of work: As part of our program of research on early markers of Alzheimers disease, we are performing serial magnetic resonance imaging (MRI), including measures of vascular changes, positron emission tomography (PET), and neuropsychological assessments in participants from the Baltimore Longitudinal Study of Aging (BLSA) to investigate the neurobiological basis of memory change and cognitive impairment. These evaluations allow us to examine changes in brain structure and function which may be early predictors of cognitive change and impairment, including Alzheimer's disease (AD). We are continuing longitudinal testing of older participants and evaluating new participants, including MRI and concurrent neuropsychological assessments of participants less than 55 years old. For a subsample of individuals aged 55 and older, we also perform a single PET measurement of CBF, followed by a PET scan using 11-C-Pittsburgh Compound B (PiB) to measure in vivo amyloid distribution. Our progress over the last year includes continued acquisition of new neuroimaging assessments as well as continued analysis of existing data and methods development. The MRI research protocol has been expanded to all BLSA participants eligible for MRI scanning and now includes a resting state functional MR (rsfMR) and task activated fMR using a decision making task. Approximately half of the neuroimaging study participants are enrolled in the BLSA autopsy program, and we continue to use the 3-dimensional imaging findings to guide neuropathological investigations. In addition, we are using neuroimaging tools to investigate modulators of cognitive and brain changes, including sex differences in brain aging, genetic, metabolic, and inflammatory risk factors, and the effects of sex steroid and other hormones. An understanding of these brain-behavior associations and early detection of accelerated brain changes that predict cognitive decline and impairment will be critical in identifying individuals likely to benefit from interventions if a successful treatment for prevention or delaying onset of disease is identified. Over the last year, we have published a number of papers describing results of this study. We have examined the effects of glucose intolerance and insulin resistance on changes in regional cerebral blood flow (rCBF) over time (Thambisetty et al, 2013) and on amyloid Beta (aBeta) measured by in vivo PET imaging as well as pathology at autopsy (Thambisetty et al, 2013), the effects of hemoglobin and anemia on rCBF changes over time (Gottesman et al, 2012), and the relationships between body mass index (BMI) and genetic polymorphisms on brain volume changes over time (Driscoll et al, 2012). In a study including data from the neuroimaging study of BLSA participants, we showed that, contrary to prediction, multiple assessments of glucose intolerance and insulin resistance over time were not associated with later amyloid burden measured in vivo by PET-PiB amyloid imaging or post mortem by measures of amyloid plaques. In contrast, we found significant differences in regional cerebral blood flow changes over time between participants with normal glucose tolerance (NGT) and those with impaired glucose tolerance (IGT), indicating greater rCBF decline over time in the frontal, parietal, and temporal cortices. These findings suggest that IGT in midlife may be associated with later changes in brain function. We have continued to investigate other modifiers of amyloid burden and rCBF through the neuroimaging follow-ups of BLSA participants. In one study, we examined the rs3818361 single nucleotide polymorphism in complement component (3b/4b) receptor-1 (CR1) associated with increased risk for AD in relation to amyloid burden using PET-PiB. Contrary to prediction, we found that risk allele carriers of rs3818361 had lower brain amyloid burden relative to noncarriers. In addition, we found greater variability in brain amyloid deposition in the noncarrier group relative to risk carriers, an effect explained partly by APOE genotype. In noncarriers of the CR1 risk allele, APOE ε4 individuals showed significantly higher brain amyloid burden relative to APOE ε4 noncarriers. These findings suggest the possibility of complex mechanisms underlying the interaction of CR1, APOE, and brain amyloid pathways in AD that may need to be considered in the design and interpretation of intervention trials targeting aBeta. In addition to assessing levels of aBeta, we have also investigated the spatial distribution of patterns of PET-PiB retention in relation to longitudinal memory decline. In a recent study (Yotter et al, 2013), memory decline showed stronger associations with estimated spatial patterns of amyloid deposition progression than total amyloid burden. Our results were consistent with patterns of progression known from autopsy studies, with frontal and precuneus regions affected early and occipital and sensorimotor cortices affected later in disease progression. Our results indicated that the spatial pattern of PiB retention could be a useful biomarker of cognitive decline in the early stages of amyloid deposition. We have also continued to examine potential modifiers of changes in brain volume over time. In one study, we investigated the association between BMI and later changes in gray and white matter volumes (Driscoll et al, 2012). We examined associations between global (BMI) and central (waist circumference) midlife obesity and subsequent trajectories of regional brain atrophy in 152 individuals followed through the BLSA;21 of these individuals became cognitively impaired during follow-up. We found no significant associations between global or central midlife obesity and subsequent rates of regional brain volume changes in older individuals who remained nondemented. However, in the entire sample, greater decline was observed in the volume of gray matter, precuneus, cingulate and orbito-frontal gyri for globally obese (P <0.03). Overall, our results suggest that midlife obesity may be an important modifier of brain atrophy in individuals who are developing cognitive impairment and dementia, while it has little effect on structural brain integrity in nondemented older adults. These results are also important in understanding discrepancies in findings between prior studies and suggest that these may be in part due to participant sampling and methodological differences. The importance of performing imaging studies within a prospective design was also evident in our comparisons of cross-sectional and longitudinal associations between measures of cognition and brain function. Longitudinal studies on aging brain function have shown declines in frontal activity as opposed to the over-recruitment shown in cross-sectional studiesUsing BLSA neuroimaging data, we examined individual differences through cross-sectional associations at baseline evaluation and longitudinal changes in rCBF in relation to different executive abilities in cognitively normal older adults. We found that, at baseline, greater rCBF in middle frontal regions correlated with better performance in abstraction and chunking, but greater rCBF in the insula and a distinct middle frontal region correlated with poorer inhibition and discrimination, respectively. In addition, increases in frontal rCBF over time were associated with longitudinal declines in abstraction, chunking, inhibition, discrimination, switching, and manipulation. These findings indicate process- and region-specific, rather than uniform, age-related changes in frontal brain-behavior associations, and also suggest that longitudinally high-levels of frontal engagement reflect declining rather than stable cognition.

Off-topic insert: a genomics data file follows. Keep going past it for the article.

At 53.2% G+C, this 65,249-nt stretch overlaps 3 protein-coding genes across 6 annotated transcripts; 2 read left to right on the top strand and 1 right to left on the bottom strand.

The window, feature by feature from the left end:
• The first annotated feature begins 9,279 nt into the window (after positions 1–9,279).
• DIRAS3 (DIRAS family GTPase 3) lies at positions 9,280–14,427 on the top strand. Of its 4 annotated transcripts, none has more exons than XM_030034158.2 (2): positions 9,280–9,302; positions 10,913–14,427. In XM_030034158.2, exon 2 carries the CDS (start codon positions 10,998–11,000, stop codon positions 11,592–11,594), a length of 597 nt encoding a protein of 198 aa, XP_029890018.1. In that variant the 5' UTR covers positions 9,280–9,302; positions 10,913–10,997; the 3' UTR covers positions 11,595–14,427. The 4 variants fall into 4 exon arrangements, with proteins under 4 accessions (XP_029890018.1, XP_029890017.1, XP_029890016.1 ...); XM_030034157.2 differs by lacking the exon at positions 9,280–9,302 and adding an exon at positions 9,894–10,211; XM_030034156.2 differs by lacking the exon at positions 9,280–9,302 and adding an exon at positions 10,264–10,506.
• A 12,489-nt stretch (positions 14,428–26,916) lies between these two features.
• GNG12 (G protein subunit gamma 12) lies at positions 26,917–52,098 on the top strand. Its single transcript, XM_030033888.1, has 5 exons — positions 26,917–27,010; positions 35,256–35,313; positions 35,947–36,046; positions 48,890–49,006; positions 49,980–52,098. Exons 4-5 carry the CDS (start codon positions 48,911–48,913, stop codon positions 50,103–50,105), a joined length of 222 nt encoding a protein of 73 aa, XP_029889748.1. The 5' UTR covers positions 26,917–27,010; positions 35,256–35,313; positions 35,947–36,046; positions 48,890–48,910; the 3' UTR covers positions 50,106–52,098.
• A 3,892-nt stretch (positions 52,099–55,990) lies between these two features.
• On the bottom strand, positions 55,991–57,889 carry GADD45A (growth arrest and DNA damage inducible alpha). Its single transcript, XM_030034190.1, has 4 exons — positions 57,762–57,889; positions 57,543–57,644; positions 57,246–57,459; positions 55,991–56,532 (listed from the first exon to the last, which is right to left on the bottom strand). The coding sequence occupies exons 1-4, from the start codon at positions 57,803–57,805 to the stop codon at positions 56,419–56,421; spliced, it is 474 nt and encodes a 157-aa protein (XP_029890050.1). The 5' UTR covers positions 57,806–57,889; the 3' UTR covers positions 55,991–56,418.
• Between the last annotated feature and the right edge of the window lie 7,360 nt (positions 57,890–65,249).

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National Institute on Aging (NIA)